Israel's defense minister on Sunday said policy on the Iranian nuclear talks was set by the government, not the security forces, after a newspaper reported that key Israeli generals favor a deal between Tehran and world powers.
The chiefs of military intelligence and strategic planning believe a revival of a 2015 deal that restricted Iran's nuclear programme would gain time for Israel to prepare an attack aimed at denying its arch-foe the means to make a nuclear weapon, top-selling Yedioth Ahronoth daily said on Friday.
While the Israeli security forces have a say on Iran policy, "it is the government echelon that makes the decisions," Defence Minister Benny Gantz tweeted.
"We will continue holding the open and deep dialogue behind closed doors only. Any other manner harms the State of Israel's security."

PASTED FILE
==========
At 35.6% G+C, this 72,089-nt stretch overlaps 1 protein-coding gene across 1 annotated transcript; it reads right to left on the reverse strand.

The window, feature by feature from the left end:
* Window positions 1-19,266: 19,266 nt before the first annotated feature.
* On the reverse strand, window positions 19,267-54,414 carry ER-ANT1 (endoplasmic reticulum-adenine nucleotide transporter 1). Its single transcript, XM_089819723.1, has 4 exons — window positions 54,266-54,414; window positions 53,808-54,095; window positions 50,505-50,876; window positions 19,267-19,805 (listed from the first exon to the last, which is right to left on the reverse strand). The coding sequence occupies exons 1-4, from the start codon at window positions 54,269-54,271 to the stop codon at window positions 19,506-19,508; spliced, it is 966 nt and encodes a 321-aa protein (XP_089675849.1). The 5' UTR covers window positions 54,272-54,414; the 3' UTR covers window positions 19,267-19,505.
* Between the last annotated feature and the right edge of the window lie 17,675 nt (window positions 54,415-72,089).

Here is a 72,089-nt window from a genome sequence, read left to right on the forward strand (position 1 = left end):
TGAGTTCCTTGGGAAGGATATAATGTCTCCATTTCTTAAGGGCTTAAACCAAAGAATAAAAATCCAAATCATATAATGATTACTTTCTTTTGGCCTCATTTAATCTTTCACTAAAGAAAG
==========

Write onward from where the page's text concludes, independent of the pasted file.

Gantz's rebuke was apparently also aimed at the Mossad spy service, which Yedioth said opposed any new Iran nuclear deal.
The European Union and Iran agreed on Saturday that the nuclear negotiations, bogged down for months, would resume soon.
Israel is not a party to the negotiations. But its concerns about the outcome - and its long-standing threats to take unilateral military action against Iran - carry weight in Western capitals.
Israel welcomed then US President Donald Trump's decision to quit the 2015 deal, deeming it insufficient. After Trump was succeeded by Joe Biden, Israeli leaders said they would not be bound by any new deal Washington might reach with Tehran.
Report by Reuters